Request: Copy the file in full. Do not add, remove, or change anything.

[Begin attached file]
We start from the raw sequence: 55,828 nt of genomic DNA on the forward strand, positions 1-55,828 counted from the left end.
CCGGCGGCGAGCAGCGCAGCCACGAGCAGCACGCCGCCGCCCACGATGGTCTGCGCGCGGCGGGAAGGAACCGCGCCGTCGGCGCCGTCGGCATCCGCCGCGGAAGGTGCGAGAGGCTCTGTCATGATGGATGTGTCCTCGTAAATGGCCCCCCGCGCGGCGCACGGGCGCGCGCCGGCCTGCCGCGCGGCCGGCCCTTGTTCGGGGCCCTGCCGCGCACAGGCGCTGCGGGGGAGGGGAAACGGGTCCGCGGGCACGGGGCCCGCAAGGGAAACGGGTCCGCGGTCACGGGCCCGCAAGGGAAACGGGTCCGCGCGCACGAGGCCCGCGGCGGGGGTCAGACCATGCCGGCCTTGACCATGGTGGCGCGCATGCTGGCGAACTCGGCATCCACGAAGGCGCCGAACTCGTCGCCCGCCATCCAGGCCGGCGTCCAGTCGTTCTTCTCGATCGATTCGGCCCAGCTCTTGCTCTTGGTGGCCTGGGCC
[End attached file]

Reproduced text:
We start from the raw sequence: 55,828 nt of genomic DNA on the forward strand, positions 1-55,828 counted from the left end.
CCGGCGGCGAGCAGCGCAGCCACGAGCAGCACGCCGCCGCCCACGATGGTCTGCGCGCGGCGGGAAGGAACCGCGCCGTCGGCGCCGTCGGCATCCGCCGCGGAAGGTGCGAGAGGCTCTGTCATGATGGATGTGTCCTCGTAAATGGCCCCCCGCGCGGCGCACGGGCGCGCGCCGGCCTGCCGCGCGGCCGGCCCTTGTTCGGGGCCCTGCCGCGCACAGGCGCTGCGGGGGAGGGGAAACGGGTCCGCGGGCACGGGGCCCGCAAGGGAAACGGGTCCGCGGTCACGGGCCCGCAAGGGAAACGGGTCCGCGCGCACGAGGCCCGCGGCGGGGGTCAGACCATGCCGGCCTTGACCATGGTGGCGCGCATGCTGGCGAACTCGGCATCCACGAAGGCGCCGAACTCGTCGCCCGCCATCCAGGCCGGCGTCCAGTCGTTCTTCTCGATCGATTCGGCCCAGCTCTTGCTCTTGGTGGCCTGGGCC